Some Islamic figurative art in the Victoria and Albert Museum

THE VICTORIA AND Albert Museum (‘V&A’) in London’s South Kensington is one of my favourite museums. It contains a huge variety of exquisite artefacts. Some of them were obtained by fair means, and others, such as Tipu’s Tiger (an 18th century mechanical toy), by means that some might consider foul. I do not propose to write about the current discussions on the ethics of museum collections, but instead I will concentrate on some interesting tiles that arrived in the museum from Persia, where they were made during the Safavid Dynasty that was established in 1501 AD, and lasted until 1722.

The 36 tiles, arranged in 4 rows of 9, together depict a garden in which a lady is reclining with her 5 attractively dressed attendants around her, all wearing headgear: their uncovered faces are portrayed fully. This tiled panelling might have been originally made as part of an extensive architectural project in early 17th century Isfahan, the capital of the Safavid Dynasty. Other similar tiled panelling can be found in the Metropolitan Museum of Art in New York City, so wrote Farshid Emami in his paper “All the City’s Courtesans: A Now-Lost Safavid Pavilion and Its Figural Tile Panels” (published in the Metropolitan Museum Journal in 2019). The panel is shaped so that it could be fitted beneath a window.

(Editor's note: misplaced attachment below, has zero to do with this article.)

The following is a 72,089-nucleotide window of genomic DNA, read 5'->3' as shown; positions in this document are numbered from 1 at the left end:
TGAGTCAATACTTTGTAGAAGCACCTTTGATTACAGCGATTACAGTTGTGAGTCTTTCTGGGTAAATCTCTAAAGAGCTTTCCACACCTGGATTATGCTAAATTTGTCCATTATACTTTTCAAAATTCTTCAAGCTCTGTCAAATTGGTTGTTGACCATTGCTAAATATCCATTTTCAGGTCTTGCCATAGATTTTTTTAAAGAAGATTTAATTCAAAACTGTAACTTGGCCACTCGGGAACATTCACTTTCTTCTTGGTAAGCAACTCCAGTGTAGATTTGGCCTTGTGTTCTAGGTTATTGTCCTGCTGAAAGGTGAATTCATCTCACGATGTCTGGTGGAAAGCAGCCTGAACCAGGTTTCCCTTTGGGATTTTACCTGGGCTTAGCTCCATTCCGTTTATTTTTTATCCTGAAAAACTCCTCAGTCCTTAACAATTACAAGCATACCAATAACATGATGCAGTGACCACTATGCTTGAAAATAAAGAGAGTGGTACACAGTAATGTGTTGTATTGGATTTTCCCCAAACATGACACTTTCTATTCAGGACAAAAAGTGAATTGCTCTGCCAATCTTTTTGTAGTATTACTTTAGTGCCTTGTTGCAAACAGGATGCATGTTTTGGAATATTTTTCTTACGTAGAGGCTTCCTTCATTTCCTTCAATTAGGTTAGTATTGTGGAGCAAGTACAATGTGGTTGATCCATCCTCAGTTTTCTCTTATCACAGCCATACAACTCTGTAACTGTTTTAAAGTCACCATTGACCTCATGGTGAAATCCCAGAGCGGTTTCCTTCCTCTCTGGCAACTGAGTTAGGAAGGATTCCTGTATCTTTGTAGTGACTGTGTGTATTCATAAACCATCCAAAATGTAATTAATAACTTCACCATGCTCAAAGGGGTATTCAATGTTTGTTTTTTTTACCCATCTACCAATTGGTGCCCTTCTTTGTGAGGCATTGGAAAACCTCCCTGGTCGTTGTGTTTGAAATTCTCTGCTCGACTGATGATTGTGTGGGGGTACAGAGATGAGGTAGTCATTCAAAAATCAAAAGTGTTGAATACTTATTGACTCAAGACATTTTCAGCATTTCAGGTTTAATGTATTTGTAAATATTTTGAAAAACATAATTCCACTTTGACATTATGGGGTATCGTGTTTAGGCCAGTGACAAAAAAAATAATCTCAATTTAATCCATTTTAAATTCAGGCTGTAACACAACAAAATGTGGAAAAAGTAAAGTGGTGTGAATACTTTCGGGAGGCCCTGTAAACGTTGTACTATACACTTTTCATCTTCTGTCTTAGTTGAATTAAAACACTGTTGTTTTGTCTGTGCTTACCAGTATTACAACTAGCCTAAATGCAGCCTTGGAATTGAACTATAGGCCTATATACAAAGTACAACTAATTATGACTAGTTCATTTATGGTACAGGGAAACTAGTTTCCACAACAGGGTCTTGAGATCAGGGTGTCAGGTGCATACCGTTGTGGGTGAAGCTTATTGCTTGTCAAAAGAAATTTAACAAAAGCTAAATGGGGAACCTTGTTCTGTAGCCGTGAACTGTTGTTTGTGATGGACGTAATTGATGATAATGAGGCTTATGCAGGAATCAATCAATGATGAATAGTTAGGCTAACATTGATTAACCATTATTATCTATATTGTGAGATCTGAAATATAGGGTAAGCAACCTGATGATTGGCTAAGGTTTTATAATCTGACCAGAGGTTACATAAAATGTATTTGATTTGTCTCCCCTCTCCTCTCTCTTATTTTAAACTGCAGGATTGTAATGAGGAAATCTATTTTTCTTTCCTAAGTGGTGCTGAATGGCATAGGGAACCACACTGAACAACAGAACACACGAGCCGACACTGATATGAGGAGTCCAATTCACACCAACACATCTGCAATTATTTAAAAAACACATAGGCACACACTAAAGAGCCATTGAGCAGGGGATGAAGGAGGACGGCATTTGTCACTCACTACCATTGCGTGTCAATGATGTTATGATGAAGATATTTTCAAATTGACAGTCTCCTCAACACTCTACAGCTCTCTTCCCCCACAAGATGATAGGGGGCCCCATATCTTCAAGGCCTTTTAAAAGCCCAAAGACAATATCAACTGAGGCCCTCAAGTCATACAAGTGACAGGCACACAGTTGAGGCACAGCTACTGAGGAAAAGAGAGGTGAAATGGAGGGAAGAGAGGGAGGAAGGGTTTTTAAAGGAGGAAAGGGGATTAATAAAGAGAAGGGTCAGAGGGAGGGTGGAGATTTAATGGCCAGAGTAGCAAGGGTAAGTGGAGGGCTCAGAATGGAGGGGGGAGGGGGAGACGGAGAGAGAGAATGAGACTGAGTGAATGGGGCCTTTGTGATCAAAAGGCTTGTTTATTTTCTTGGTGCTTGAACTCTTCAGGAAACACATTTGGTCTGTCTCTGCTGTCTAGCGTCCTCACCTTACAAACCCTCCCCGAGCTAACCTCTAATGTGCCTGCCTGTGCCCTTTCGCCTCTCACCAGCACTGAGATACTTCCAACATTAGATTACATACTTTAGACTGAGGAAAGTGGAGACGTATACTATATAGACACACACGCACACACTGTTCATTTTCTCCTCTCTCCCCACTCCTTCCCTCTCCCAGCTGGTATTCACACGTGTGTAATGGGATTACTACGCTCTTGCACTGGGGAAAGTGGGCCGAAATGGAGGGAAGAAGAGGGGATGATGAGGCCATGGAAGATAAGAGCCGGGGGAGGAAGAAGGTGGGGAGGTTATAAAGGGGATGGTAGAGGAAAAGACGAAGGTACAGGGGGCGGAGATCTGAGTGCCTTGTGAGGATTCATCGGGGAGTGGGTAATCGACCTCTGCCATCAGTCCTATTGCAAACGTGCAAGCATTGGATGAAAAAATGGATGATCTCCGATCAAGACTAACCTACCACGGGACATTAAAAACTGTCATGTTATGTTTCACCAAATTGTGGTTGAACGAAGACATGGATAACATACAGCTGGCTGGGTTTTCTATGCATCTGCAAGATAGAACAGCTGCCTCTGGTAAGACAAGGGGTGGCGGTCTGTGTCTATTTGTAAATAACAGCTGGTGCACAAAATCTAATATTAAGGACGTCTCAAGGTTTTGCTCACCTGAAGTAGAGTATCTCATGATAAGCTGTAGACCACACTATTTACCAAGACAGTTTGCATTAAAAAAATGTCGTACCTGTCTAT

The Safavid Dynasty was Islamic. Unlike many other groups in the Islamic world, which discourage or forbid figurative representation, the Safavid rulers, who were great patrons of the arts, developed a dynastic artistic style in which the depiction of human figures played an important role. The tiles that are on display are a fine example of this. According to the V&A’s website (https://collections.vam.ac.uk/item/O93167/tile-panel/) these tiles were:

“Bought from L.S. Myers, 6 Savile Row, for £275…”

Myers & Co, which flourished at the above-mentioned address in the 19th century, usually dealt with prints. “A Biographical Dictionary of Nineteenth Century Antique and Curiosity Dealers” by MW Westgarth (publ. 2009) revealed: